SAVANNAH, GA (WTOC) - Maggie Maine is looking forward to the Southern Coast Heart Ball Saturday night on Hilton Head Island.
The blonde haired 7-year-old says she loves to dance, but it's something that her parents were told that she might never do.
"We were told a pretty bleak future really. We were told that she wouldn't be able to communicate, wouldn't be able to talk, wouldn't be able to walk," says her father Jeff Maine.
The Maines will tell Maggie's story at the Heart Ball, which is a major fundraiser for the American Heart Association.
Heart Disease is the leading cause of death in the U.S. for both men and women, but it doesn't just affect adults. Before she was born, ultrasounds revealed that Maggie not only had a brain defect but that she would also be one of an estimated 40,000 babies that the American Heart Association says are born each year with congenital heart defects.
Many of those, like Maggie, will require surgery within a year. She had her first open heart surgery at three months. Since then she has had four other heart surgeries and suffered two strokes.
Despite all odds being stacked against her, Maggie has proven to be a miracle. Now at the age of seven, nearly eight, she is on a pacemaker full-time but is very much a typical second grader.
"We have had doctors look at us and tell us that there is really no medical explanation. She is missing half of her cerebellum, which causes your right and left brain to speak to one another, so coordination and balance can be an issue for her and yet she is able to take ballet and she is riding bikes and running," says Maggie's mother Renae Maine.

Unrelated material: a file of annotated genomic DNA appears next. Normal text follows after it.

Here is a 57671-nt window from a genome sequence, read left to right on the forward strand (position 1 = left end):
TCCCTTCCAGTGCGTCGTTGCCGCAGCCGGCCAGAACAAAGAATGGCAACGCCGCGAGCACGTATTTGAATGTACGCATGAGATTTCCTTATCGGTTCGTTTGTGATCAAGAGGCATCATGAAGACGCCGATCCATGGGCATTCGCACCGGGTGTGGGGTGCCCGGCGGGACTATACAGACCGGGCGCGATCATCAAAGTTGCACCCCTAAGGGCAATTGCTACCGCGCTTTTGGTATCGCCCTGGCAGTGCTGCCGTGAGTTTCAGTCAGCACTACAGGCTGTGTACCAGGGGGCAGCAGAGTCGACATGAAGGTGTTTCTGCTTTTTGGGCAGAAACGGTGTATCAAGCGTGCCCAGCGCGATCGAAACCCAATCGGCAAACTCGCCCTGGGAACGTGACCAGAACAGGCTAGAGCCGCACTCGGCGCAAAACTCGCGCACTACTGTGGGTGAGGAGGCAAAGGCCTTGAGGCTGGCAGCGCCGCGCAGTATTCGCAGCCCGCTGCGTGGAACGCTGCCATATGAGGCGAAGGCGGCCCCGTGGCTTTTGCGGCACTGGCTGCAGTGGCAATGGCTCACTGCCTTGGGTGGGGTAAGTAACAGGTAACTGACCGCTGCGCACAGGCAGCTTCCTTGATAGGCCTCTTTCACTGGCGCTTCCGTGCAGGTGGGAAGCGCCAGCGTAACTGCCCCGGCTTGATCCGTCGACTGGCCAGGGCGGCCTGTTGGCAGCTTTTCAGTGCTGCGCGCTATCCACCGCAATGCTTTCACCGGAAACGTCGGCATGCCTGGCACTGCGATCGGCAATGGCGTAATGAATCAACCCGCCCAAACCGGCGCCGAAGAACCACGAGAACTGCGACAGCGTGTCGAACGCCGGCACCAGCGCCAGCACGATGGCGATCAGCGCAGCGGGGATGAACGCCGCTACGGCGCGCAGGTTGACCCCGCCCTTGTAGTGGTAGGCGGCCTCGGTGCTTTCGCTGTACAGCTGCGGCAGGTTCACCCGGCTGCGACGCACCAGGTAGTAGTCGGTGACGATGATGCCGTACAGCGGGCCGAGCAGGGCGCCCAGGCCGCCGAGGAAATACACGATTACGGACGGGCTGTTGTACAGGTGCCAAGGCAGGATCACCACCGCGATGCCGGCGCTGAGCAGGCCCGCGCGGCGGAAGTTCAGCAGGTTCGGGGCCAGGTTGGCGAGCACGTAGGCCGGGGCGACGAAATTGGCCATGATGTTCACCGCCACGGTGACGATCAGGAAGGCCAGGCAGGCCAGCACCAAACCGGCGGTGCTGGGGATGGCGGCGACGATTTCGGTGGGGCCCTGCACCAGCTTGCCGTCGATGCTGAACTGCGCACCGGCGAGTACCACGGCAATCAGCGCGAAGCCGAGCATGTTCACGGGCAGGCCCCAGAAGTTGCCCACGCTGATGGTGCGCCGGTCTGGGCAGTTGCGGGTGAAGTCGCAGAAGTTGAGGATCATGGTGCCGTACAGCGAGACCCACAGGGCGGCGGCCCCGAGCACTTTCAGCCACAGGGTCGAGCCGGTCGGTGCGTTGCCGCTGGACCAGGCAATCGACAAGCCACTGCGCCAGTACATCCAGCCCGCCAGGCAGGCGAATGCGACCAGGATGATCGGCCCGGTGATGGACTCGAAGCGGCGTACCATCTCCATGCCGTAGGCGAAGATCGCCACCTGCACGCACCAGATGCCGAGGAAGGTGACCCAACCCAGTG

Maggie says she likes math and she loves to dance.
"I dance every day because I'm addicted to it," she tells me with a smile.
Her parents credit their faith and the advances being made in research and treatment for how well she is doing.
The work being done by the American Heart Association plays a critical part in that.
"Heart Disease affects all of us. And it's just the research that their doing is making the medicines and making the surgeries and making everything better. And giving people like Maggie and adults a way to continue to live and have a good normal life," said Jeff Maine.
Renae Maine says that they love to tell Maggie's story because it gives others hope.
"When you see a child, who has gone through five surgeries and two strokes and she is seven years old and she is living life to the fullest and she is positive, it's an inspiration," she said.